Self-Testing and Hemoglobin A1c (HbA1c) Backgrounder


Self- Blood Glucose Testing: When people with diabetes test and control their blood sugar, they can reduce their risk of eye, nerve and kidney damage by as much as 60 percent. People with diabetes can use the information from daily blood sugar testing to help them and their healthcare professionals make decisions about food, exercise and medication that will help keep their overall blood sugar in a healthy range.

There are two different kinds of recommended tests that measure blood sugar: The first is day-to-day blood glucose testing performed by patients using a blood glucose monitor on a fingertip or perhaps an alternate site, such as the forearm. This self-monitoring of blood glucose gives patients information they can use to make decisions about factors that affect their blood glucose levels. The other test, called the hemoglobin A1c test, is ordered by a doctor and performed in a lab. The American Diabetes Association (ADA) recommends getting an A1c test at least twice a year.

What is a Hemoglobin A1c test and what does it do? The hemoglobin A1c test is a blood test ordered by a doctor and performed in a lab. A1c test results show the average amount of sugar (glucose) that has been in a person's blood over the last two to three months. The results give healthcare professionals the information they need to make appropriate adjustments to their patient's treatment plan to prevent complications. An A1c test is a measure of a patient's diabetes control over time and is not a substitute for daily blood glucose testing.

What does the A1c test measure? Sugar in the bloodstream can become attached to the hemoglobin (the part of the cell that carries oxygen) in red blood cells. The higher the blood sugar level, the more sugar attaches to red blood cells. The hemoglobin A1c test measures the amount of sugar sticking to the hemoglobin in the red blood cells. Results are given in percentages. A score of less than 6 percent is typical among people who don't have diabetes, according to the American Association of Clinical Endocrinologists (AACE). AACE also states that the higher the value above normal, the greater the risk for diabetes-related complications including blindness, kidney disease and nerve damage. In fact, levels above 9 percent show poor control and levels above 12 percent show very poor control.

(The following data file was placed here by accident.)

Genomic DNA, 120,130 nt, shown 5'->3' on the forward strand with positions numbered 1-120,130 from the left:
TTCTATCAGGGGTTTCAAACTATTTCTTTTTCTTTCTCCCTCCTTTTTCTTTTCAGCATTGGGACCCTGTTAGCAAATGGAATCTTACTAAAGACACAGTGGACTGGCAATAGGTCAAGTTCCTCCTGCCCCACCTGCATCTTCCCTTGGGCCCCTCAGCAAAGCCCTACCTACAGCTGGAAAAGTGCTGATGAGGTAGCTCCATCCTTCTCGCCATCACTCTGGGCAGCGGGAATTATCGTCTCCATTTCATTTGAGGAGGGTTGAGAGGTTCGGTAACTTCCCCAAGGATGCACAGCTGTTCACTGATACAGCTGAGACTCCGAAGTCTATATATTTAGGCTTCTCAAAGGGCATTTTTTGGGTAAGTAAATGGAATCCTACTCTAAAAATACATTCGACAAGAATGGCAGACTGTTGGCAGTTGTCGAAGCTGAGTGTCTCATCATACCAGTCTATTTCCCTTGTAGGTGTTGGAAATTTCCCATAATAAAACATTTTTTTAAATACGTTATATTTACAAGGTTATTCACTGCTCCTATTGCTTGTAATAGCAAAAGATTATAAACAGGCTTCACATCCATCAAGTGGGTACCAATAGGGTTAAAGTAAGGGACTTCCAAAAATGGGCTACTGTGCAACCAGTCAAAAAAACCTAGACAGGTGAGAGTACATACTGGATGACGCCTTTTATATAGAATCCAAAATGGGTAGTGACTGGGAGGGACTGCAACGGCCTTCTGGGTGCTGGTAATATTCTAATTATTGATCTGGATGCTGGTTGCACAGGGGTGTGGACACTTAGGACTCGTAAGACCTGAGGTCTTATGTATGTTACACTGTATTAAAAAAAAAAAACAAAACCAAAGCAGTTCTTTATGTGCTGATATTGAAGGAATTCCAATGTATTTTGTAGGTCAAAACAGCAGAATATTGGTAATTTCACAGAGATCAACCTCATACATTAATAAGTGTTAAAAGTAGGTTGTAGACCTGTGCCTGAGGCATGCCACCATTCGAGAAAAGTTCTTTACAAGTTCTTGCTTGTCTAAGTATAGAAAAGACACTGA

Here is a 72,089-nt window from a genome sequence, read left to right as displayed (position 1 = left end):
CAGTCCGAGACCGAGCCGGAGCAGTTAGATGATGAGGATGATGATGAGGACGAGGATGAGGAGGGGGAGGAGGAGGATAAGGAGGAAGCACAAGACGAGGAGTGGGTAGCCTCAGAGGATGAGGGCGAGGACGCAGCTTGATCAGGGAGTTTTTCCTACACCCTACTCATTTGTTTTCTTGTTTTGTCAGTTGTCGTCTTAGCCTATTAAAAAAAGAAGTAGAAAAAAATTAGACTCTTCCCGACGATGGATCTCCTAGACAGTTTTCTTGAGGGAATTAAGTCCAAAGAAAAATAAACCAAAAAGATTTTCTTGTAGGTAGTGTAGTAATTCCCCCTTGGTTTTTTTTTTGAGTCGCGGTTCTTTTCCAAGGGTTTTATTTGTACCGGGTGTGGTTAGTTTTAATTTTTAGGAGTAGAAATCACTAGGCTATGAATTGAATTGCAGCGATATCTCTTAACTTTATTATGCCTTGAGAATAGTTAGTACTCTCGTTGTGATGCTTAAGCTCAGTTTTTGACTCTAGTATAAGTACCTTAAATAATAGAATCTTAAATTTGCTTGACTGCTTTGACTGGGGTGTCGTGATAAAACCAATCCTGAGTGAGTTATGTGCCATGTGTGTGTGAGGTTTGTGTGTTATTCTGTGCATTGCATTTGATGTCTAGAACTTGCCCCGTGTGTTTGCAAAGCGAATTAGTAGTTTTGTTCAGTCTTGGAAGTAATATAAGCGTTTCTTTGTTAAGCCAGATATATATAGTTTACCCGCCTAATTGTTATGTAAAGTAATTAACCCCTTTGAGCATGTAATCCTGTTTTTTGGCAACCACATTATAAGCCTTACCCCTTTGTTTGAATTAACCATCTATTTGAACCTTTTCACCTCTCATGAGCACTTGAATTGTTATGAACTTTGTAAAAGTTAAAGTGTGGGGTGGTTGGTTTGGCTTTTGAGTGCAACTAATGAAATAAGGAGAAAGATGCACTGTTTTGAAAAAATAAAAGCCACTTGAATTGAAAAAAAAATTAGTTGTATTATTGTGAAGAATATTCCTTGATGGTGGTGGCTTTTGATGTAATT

Why is the A1c test important? Controlling A1C levels can benefit everyone with diabetes. A major diabetes study, the Diabetes Control and Complications Trial (DCCT) showed that lowering one's hemoglobin A1c level can delay or prevent the development of serious eye, kidney, and nerve disease in people with diabetes. The results of another major study, the United Kingdom Prospective Diabetes Study (UKPDS), showed that for every 1 percentage point reduction in A1c levels, there was a 35 percent reduction in the risk for developing microvascular complications (eye, kidney and nerve disease).

How often should the A1c test be done? The ADA recommends that people with diabetes have a hemoglobin A1c test at least twice a year. The ADA also suggests that people whose diabetes is out of control (2/3 of all people with type 2 diabetes in the U.S. are out of control) should get the test more often if their blood sugar level stays too high or if their healthcare professional makes any change in their treatment plan.